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Ministers responsible for child care urged to make workforce crisis their first priority

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Child Care Now
Publication Date: 
11 Jul 2022


The critical shortage of qualified early learning and child care educators across Canada is a major obstacle to fulfilling the Government of Canada’s promise to build a high quality $10 a day child care system that all young children can access, says Child Care Now, Canada’s national child care advocacy association.

In an open letter to the federal, provincial and territorial ministers who hold primary responsibility for
early learning and child care released to coincide with their meeting on July 12, 2022 in Burnaby, BC,
Child Care Now recognized the rapid progress governments are making in bringing down parent fees for
licensed child care. However, now that programs are more affordable, demand is growing and if
governments do not take effective steps to increase supply the goal of making child care affordable and
accessible to all won’t be realized.

“There is no doubt that recruitment and especially retention of qualified early childhood educators is a
huge barrier to expanding licensed child care so that programs are not just affordable but also available
in every community,” said Morna Ballantyne, Executive Director of Child Care Now. “There is also no
doubt that the workforce crisis will worsen if governments fail to significantly raise the very low salaries
in the sector and put in place decent staff benefit plans.”

Child Care Now says that while every government has acknowledged the problem of recruiting and
retaining qualified early childhood educators, the patchwork measures taken so far, including ad hoc
wage enhancements for some, are not good enough particularly given high inflation and the highly
competitive labour market outside of the sector. Canada’s child care advocates say what is needed is a
comprehensive workforce strategy supported by sufficient public funding to ensure that the value of the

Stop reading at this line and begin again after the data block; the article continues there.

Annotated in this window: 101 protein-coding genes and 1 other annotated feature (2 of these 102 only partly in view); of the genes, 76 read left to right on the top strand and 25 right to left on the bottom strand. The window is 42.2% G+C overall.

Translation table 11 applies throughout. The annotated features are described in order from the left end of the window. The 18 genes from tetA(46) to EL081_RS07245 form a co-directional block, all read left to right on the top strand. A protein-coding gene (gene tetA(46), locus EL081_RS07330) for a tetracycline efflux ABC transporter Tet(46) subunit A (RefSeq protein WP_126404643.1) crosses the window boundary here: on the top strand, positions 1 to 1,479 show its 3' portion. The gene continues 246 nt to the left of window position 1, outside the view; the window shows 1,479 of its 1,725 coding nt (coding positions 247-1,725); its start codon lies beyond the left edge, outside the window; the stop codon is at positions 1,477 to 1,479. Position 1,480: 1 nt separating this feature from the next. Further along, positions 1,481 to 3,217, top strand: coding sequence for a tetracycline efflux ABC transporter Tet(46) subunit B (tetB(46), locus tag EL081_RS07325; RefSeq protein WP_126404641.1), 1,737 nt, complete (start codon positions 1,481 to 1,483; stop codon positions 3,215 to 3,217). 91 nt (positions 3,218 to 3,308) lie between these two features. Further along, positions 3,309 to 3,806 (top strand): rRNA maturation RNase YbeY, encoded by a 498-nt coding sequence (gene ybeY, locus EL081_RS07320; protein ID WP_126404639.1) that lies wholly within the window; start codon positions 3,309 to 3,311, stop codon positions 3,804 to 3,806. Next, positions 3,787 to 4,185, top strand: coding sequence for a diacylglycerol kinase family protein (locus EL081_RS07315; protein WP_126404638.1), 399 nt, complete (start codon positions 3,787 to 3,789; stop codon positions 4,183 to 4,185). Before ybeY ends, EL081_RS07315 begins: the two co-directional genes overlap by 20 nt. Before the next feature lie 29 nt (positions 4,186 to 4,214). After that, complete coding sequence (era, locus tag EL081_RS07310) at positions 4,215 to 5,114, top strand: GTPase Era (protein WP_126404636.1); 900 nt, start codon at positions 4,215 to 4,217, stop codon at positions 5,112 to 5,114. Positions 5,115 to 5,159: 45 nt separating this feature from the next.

work performed is properly valued and compensated.

“We welcome this week’s meeting of Ministers and urge that they agree to work together, and in
collaboration with the child care sector and child care advocates, to address the obstacles in the way of
expanding the number of licensed child care programs,” said Ballantyne. “The fact is the obstacles do
not vary significantly from one jurisdiction to another because everywhere there is a shortage of
licensed child care, everywhere there is inequitable access, everywhere there is a shortage of qualified
early childhood educators.”

Child Care Now’s open letter urges all governments to act assertively to ensure that new not-for-profit
and public child care is put in place and that governments take special measures to significantly improve
the availability for, and inclusion of, populations and communities that have little or no access at

The letter states: “We argue that building the ELCC system can no longer rely on “requests for
proposals” to fill the gaps between demand for, and supply of, licensed child care. A publicly funded
system that is responsive and accountable requires much stronger and concerted government
involvement in the creation and provision of services. It is imperative to move away from the failed
market-based approach of the past. Transformation of early learning and child care will not be possible
without much greater public management of supply.”

The letter further reiterates Child Care Now’s appeal that the transformation of early learning and child
care must respect First Nations, Métis and Inuit rights and jurisdiction, including—but not limited to—
fulfilling the distinctions-based obligations detailed in the Indigenous Early Learning and Child Care